Socialists support all attempts by Iraqi workers, youth and poor to build a movement which fights against the barbaric conditions of poverty, sectarian conflict and the occupation. Such a movement should also fight for a socialist alternative where the resources of Iraq are publicly owned and democratically run to meet peoples’ needs.

Thousands endorse Socialist Youth anti-war campaign

Socialist Youth ran a very successful campaign across Northern Ireland against the occupation of Iraq in the run-up to the 5th anniversary of the invasion. Thousands of signatures were collected from school students calling for the immediate withdrawal of troops from Iraq. Dozens of stalls with anti-war leaflets and information about the occupation were held outside many schools in Belfast, such as St. Joseph’s College on the Ravenhill Rd, Ashfield Boys and Girls School in East Belfast and St Malachy’s Grammar on the Antrim Rd.

Hatred for George W Bush has definitely not disappeared amongst young people as was evidenced by our anti-Bush badges being sold out on many stalls. As well as campaigning in schools, Socialist Youth members also organised activity in Belfast Metropolitan College, Queen’s University and University of Ulster Coleraine where we received an attentive responsive from students.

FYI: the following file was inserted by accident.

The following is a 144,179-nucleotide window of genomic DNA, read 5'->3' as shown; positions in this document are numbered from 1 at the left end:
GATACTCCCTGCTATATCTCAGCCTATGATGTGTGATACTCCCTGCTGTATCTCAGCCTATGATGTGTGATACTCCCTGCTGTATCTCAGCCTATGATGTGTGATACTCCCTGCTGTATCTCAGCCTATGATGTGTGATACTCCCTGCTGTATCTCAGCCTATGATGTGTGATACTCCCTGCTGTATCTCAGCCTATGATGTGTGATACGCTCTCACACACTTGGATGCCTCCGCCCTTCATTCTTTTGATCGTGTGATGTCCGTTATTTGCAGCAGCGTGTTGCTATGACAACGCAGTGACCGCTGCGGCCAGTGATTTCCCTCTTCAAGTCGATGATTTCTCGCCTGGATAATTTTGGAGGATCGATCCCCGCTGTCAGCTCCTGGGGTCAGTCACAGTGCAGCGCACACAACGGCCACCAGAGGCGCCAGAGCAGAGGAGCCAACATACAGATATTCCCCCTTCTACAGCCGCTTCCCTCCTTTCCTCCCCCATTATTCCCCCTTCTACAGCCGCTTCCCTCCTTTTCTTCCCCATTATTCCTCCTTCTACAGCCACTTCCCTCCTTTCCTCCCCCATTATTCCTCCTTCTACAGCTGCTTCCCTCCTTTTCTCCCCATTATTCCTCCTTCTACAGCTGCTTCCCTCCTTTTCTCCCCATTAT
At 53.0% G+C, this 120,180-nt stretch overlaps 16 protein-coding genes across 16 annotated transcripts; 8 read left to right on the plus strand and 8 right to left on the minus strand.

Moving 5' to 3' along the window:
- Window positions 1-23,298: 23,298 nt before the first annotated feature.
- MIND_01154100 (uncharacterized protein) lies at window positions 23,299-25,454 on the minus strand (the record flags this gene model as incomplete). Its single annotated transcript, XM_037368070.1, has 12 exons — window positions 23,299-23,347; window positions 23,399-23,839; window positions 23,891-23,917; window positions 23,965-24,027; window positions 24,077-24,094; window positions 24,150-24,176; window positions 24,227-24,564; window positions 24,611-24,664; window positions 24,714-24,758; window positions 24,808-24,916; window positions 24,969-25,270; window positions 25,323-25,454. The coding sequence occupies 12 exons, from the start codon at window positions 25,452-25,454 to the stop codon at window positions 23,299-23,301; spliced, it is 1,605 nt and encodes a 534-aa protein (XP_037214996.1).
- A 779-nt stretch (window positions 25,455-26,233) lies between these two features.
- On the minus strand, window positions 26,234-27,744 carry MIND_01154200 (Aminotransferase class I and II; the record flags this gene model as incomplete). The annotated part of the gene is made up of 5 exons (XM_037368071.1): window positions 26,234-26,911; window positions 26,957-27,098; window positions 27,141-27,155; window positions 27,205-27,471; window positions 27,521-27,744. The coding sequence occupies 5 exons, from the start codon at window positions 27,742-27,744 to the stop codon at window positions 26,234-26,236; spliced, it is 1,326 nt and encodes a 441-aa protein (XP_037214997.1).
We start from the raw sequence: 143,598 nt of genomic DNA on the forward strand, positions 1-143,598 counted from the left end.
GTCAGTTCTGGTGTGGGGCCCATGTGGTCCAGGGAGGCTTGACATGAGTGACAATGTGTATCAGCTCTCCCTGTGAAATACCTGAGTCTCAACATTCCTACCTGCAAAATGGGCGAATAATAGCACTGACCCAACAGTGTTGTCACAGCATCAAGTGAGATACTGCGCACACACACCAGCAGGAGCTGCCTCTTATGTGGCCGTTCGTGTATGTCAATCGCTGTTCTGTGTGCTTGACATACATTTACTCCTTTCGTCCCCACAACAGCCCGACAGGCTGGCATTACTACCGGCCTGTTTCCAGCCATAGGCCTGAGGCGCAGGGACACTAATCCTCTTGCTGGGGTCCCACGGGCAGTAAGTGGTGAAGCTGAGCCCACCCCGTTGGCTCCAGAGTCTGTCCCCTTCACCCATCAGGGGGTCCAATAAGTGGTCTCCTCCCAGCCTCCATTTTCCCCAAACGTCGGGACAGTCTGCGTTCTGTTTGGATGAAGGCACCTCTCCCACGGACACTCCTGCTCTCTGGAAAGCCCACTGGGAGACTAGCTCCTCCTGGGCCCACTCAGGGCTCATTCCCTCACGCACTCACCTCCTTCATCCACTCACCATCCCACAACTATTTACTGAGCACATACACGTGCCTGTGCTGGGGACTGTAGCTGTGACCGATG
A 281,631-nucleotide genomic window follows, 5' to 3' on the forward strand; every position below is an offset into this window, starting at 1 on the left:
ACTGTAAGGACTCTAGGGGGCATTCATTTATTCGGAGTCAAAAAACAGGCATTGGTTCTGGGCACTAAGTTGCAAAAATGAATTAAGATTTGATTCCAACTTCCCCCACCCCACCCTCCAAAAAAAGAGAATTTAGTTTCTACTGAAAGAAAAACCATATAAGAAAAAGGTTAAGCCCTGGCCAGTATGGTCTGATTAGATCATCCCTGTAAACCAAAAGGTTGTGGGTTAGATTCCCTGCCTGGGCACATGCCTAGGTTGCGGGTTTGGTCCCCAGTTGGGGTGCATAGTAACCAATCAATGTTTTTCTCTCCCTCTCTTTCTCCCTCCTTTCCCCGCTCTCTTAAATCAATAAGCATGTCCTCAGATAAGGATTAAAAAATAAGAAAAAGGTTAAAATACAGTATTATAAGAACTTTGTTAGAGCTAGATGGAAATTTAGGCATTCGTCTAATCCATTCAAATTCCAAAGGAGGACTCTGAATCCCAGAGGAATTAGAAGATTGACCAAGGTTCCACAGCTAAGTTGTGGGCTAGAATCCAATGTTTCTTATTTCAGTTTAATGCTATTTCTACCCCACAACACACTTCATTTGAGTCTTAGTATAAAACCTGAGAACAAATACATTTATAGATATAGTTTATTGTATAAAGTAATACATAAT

As a result of this campaigning work, the profile of Socialist Youth has leaped and socialist ideas have been introduced to thousands of young people.

Iraq five years on: End the Occupation – Fight for a socialist solution

By Paddy Meehan, Socialist Youth Regional Organiser

In 2003 Bush’s top commanders met to discuss the invasion and occupation of Iraq. They concluded then it would take four years to “normalise” the country. Yet from this March, US and British troops will have been in Iraq for five years with no end in sight to the conflict.

Bush’s intention is to dump the mess of Iraq onto his successor. It is estimated that the war and occupation of Iraq has claimed the lives of  over one million Iraqis and 4,000 US troops. No US presidential candidate has committed themselves to a complete withdrawal from Iraq. Both Republicans and Democrats represent the interests of companies like Haliburton and Blackwater who have made billions of dollars from the suffering and destruction in Iraq.